… and when to move outside your sector comfort zone
Our first statement of sector interests included security, environmental sustainability / cleantech and instrumentation. Apart from anything else, it’s only fair to provide guidance to people about the sectors in which we’re keen to invest, and by implication, the areas in which we’re less keen.
My industrial career provides a backdrop to my investment interests, a set of overlapping comfort zones within which I understand market dynamics, technologies and have contacts that may be valuable to investees. I’m keen to develop a portfolio of risks, whilst maintaining an explicable intellectual coherence.
But this tidy approach has always troubled me and it’s coming to life with some specific opportunities in our pipeline. The issues are:
- Great teams: We recently saw a presentation in a business somewhat outside our declared sector interests. But there were three passionate and experienced individuals each contributing to a coherent team. How could we dismiss this opportunity given the primacy of team credibility in our investment criteria?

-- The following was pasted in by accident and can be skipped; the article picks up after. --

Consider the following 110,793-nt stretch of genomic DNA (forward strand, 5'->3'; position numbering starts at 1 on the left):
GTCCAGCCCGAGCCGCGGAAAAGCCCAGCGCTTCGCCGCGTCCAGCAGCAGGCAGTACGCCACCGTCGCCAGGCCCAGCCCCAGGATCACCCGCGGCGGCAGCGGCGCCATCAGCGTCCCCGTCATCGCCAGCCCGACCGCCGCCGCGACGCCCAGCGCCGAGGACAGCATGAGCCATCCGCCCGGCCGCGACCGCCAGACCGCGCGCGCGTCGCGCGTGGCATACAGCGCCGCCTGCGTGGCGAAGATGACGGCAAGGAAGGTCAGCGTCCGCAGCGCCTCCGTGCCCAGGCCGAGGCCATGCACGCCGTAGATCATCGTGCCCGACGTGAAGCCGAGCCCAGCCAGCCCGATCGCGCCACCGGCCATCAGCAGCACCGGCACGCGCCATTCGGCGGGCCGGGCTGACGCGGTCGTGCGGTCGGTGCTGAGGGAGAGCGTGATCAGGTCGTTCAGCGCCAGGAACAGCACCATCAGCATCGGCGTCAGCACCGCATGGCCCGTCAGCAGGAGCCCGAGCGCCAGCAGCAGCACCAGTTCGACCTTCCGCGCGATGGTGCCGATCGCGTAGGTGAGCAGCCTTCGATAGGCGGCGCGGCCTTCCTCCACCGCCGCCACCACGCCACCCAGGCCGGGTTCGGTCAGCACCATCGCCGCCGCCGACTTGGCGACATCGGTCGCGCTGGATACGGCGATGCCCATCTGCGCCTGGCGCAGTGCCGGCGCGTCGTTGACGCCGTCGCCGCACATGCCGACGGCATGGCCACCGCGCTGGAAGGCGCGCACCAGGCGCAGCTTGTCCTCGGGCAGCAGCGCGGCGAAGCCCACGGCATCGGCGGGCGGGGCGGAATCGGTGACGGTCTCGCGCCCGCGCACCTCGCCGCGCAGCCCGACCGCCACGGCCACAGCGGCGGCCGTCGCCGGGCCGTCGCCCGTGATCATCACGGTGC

- Mates: We have seen over a dozen pitches from people we’ve known, in some cases over many years. Surely that personal knowledge must count for something, regardless of sector?
- Stonking opportunities: Whilst we love whacky early stage technologies, it’s far less risky and more financially justifiable to invest in propositions that seek acceleration for growth and offer significant, short to medium term returns.
In summary, ‘comfort zone’ is important, and it affects the degree to which one’s personal experience and contacts can be brought to the aid of an investee. But good people and great investment prospects are ultimately what this game’s all about. I won’t be having sleepless nights over a diversified portfolio of superb businesses.